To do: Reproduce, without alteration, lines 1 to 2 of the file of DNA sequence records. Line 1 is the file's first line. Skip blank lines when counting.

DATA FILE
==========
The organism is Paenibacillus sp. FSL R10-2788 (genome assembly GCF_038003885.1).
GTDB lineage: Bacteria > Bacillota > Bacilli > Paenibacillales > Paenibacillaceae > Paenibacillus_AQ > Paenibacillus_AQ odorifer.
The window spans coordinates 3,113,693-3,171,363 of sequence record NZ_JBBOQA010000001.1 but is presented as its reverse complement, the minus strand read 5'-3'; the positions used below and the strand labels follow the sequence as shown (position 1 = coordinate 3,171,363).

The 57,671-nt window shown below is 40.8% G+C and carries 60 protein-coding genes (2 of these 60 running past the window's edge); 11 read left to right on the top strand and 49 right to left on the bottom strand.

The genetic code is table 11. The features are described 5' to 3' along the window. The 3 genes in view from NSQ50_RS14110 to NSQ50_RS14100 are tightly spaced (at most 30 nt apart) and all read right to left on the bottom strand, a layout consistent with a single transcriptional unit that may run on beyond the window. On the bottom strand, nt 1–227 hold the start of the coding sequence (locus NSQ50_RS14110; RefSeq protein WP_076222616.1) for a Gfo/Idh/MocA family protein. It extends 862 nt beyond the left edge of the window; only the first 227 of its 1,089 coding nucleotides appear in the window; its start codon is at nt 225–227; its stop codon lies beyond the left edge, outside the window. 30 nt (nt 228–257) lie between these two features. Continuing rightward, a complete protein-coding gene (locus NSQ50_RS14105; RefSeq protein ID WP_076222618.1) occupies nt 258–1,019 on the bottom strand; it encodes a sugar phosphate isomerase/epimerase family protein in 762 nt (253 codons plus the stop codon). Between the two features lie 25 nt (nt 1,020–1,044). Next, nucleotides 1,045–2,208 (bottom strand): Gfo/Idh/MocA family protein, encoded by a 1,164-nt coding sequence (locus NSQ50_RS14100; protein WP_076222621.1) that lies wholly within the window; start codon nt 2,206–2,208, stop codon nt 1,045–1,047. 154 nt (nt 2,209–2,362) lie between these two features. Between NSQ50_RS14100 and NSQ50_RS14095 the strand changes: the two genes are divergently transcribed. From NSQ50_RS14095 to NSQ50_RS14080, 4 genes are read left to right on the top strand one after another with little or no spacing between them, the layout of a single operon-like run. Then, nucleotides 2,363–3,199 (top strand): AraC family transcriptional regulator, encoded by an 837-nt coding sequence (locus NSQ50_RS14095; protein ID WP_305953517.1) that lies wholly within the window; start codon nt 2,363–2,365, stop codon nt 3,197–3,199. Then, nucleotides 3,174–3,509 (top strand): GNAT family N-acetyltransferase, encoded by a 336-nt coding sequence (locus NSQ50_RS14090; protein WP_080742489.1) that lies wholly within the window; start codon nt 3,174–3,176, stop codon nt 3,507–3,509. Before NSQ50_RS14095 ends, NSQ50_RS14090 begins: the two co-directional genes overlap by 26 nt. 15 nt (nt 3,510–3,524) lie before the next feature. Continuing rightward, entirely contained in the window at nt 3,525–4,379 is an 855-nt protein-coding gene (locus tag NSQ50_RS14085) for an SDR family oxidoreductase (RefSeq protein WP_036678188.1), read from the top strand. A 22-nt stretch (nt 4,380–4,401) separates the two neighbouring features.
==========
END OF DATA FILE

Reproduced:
The organism is Paenibacillus sp. FSL R10-2788 (genome assembly GCF_038003885.1).
GTDB lineage: Bacteria > Bacillota > Bacilli > Paenibacillales > Paenibacillaceae > Paenibacillus_AQ > Paenibacillus_AQ odorifer.